Earlier this month the Ninth Circuit Court of Appeals became the third federal appellate court this year to hear argument on the legality of the NSA’s bulk collection of telephone metadata.
The legal battle over the constitutionality of warrantless government surveillance of cellular data networks reached the Ninth Circuit in Smith v. Obama. A Verizon Wireless customer filed suit to enjoin the government from collecting or using cellular network data gathered through the National Security Agency’s (“NSA”) bulk telephone metadata collection program. The District Court for the Northern District of Idaho denied the injunction in June of this year, citing controlling precedent that denies Fourth Amendment protection to information that users voluntarily disclosed to third party telecommunications companies.
This is the third such case to reach a federal appellate panel since Edward Snowden revealed last year that the NSA has been mining Americans’ telephone records without probable cause under Section 215 of the USA PATRIOT Act. Given the ubiquity of Americans’ cellular data network use – and already divergent opinions from the district courts – a fresh interpretation of the Fourth Amendment for the 21st Century may be on the horizon.
The central issue in these NSA telephone metadata collection cases is whether the Supreme Court’s so-called “third party doctrine” remains applicable in cases invoking the Fourth Amendment’s guarantee against unreasonable searches in an era when telecommunications companies hold so much of our personal information. The doctrine, as first explained in 1979 in Smith v. Maryland, provides that there can be no reasonable expectation of privacy in information that a citizen turns over to a third party. For example, a person who dials a telephone number forfeits any privacy right in the number dialed (but not the content of the conversation) because she communicated it to her telephone provider—a third party. Thus, according to advocates for the United States, the Fourth Amendment has no application to the NSA’s collection of telephone metadata (which does not include call content) because each user voluntarily provided the information to a telecommunications company.
This argument for extending the third party doctrine unchanged into the realm of NSA data mining has met with mixed reactions over the past year. In Klayman v. Obama (D.D.C. Dec. 16, 2013) Judge Richard Leon held the NSA likely violated the Fourth Amendment by mining cellular data without a warrant, reasoning that the rise of cell phone use and the mosaic of personal information held by telecommunications companies rendered Smith v. Maryland too outdated to control a case in the digital age.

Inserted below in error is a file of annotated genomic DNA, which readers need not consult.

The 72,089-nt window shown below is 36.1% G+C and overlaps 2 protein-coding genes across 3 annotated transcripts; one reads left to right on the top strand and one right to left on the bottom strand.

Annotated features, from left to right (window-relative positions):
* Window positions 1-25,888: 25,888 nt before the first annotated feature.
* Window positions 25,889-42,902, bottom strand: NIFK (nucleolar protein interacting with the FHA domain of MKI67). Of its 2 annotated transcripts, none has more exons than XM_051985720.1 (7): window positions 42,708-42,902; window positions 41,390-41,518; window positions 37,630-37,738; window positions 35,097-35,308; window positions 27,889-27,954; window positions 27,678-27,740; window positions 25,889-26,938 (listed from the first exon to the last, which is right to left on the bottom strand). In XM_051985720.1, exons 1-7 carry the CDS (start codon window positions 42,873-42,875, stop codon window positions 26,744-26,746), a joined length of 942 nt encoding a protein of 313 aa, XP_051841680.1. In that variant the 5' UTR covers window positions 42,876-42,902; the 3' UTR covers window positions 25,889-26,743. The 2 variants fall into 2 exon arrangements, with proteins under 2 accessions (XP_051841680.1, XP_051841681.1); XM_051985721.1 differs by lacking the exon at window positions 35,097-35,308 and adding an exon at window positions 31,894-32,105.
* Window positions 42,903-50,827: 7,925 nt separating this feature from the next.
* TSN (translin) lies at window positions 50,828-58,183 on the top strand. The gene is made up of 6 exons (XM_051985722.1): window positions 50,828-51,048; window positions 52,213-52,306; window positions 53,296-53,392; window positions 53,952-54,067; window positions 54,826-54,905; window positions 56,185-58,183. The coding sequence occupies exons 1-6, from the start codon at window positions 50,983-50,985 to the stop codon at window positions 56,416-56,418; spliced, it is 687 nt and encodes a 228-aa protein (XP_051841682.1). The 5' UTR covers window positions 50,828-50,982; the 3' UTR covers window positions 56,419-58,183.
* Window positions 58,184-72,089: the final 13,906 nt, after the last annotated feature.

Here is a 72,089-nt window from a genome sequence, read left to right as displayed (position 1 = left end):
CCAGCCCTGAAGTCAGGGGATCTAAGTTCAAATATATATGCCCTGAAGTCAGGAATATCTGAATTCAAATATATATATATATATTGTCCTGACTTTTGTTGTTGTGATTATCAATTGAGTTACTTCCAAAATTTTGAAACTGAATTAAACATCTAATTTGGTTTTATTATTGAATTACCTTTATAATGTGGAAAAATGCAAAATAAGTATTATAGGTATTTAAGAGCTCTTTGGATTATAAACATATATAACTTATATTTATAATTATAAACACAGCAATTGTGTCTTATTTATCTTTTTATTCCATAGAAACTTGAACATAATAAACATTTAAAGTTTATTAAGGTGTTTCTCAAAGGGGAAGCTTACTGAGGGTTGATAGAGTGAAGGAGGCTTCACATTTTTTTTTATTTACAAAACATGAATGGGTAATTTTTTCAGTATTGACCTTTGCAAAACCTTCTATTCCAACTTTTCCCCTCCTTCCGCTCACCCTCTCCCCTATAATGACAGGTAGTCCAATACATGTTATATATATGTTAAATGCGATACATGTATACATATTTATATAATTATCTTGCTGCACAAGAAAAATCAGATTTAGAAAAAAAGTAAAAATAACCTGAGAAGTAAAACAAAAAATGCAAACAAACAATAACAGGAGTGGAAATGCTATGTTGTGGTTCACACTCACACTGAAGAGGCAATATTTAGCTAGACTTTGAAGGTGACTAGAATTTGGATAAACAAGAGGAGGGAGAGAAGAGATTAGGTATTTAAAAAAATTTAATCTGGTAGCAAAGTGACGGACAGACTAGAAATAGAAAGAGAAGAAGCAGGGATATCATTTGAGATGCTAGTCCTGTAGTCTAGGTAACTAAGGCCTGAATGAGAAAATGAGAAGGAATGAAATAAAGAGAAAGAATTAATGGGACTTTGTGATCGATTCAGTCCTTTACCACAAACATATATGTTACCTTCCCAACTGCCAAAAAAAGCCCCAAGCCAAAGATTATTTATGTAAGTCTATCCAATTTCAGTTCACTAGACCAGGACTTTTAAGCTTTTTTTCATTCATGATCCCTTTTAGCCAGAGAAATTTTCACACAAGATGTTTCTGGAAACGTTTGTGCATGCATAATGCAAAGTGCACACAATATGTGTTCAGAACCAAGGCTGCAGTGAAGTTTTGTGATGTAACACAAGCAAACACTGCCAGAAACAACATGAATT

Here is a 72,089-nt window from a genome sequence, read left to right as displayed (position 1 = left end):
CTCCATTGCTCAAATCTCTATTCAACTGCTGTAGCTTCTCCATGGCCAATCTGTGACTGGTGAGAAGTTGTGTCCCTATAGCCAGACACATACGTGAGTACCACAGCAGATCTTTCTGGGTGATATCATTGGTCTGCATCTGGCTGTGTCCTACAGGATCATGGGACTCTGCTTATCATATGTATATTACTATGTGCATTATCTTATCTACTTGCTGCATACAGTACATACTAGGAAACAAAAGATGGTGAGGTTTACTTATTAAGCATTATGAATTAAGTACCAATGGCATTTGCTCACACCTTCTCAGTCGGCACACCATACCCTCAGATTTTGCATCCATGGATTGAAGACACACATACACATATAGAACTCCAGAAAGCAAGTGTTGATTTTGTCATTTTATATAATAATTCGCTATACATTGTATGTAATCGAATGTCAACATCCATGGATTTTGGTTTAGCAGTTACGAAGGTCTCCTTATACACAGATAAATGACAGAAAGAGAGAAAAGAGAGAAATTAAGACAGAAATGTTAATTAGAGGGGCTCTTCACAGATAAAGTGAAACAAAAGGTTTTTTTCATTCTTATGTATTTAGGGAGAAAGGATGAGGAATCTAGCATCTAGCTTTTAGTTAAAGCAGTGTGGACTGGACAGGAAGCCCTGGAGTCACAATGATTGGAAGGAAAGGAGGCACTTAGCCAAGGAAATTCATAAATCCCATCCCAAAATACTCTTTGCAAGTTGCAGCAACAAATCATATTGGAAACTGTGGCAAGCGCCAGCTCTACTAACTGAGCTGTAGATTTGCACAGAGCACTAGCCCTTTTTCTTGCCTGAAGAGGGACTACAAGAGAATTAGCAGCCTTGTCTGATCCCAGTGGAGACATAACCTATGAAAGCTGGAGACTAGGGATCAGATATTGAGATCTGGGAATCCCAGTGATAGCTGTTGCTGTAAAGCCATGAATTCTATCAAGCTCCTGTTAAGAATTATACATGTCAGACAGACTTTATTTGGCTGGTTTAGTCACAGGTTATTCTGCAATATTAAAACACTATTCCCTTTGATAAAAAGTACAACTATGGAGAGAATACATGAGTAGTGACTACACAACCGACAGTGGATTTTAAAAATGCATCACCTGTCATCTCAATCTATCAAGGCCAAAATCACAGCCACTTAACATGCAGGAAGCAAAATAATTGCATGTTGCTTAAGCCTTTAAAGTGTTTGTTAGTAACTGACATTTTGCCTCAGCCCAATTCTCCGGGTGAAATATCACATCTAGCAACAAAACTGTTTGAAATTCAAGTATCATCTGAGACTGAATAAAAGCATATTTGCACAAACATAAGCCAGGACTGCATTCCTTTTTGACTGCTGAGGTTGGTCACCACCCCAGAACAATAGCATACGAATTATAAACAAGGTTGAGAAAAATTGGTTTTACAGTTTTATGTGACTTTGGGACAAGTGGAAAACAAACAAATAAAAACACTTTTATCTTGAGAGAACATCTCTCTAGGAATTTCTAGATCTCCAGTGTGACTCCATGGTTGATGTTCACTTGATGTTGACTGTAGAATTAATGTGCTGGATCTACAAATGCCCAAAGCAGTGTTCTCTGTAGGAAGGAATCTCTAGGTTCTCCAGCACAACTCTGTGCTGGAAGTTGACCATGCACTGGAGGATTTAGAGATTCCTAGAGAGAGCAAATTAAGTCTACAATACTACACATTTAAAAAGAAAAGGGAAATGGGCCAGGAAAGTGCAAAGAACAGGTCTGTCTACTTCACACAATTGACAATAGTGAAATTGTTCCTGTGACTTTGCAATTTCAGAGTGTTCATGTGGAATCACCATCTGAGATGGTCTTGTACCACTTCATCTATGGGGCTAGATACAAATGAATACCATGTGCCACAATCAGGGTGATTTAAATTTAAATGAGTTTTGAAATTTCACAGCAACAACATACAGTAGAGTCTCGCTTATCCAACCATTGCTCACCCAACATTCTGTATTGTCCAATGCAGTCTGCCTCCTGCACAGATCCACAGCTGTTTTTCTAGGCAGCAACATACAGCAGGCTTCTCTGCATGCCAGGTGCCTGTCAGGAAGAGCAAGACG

Mere weeks later, however, Judge William H. Pauley held the exact opposite in ACLU v. Clapper (S.D.N.Y. Dec. 27, 2013) noting that Smith v. Maryland was still good law notwithstanding the changed circumstances inherent in the scope of data that now falls within the third party doctrine. The Second Circuit heard oral argument in Clapper on September 2, 2014, and the D.C. Circuit heard arguments in Klayman on November 4, 2014. Orders have not yet been released in either case.
Smith v. Obama does not present new and distinct legal issues from the prior NSA surveillance cases, but derives its importance from its timing. Judge Winmill’s opinion for the District Court for the District of Idaho did little more than note Smith v. Maryland was the controlling precedent and urge the Ninth Circuit on appeal to keep the issue alive for final resolution by the Supreme Court. In particular, he indicated the Justice Sotomayor would likely be willing to reconsider Smith v. Maryland given the opportunity, and that the Klayman opinion “should serve as a template for a Supreme Court opinion.” Such an assertion by a trial judge seems presumptuous at first glance, but with the legality of NSA surveillance now pending before three federal appellate courts, final resolution by the high court is growing more likely. A circuit split on a national security issue of this caliber is not likely sustainable from any party’s point of view.
It’s likely that all three federal appellate courts addressing the issue will render decisions in 2015, so stay tuned for further developments in this area.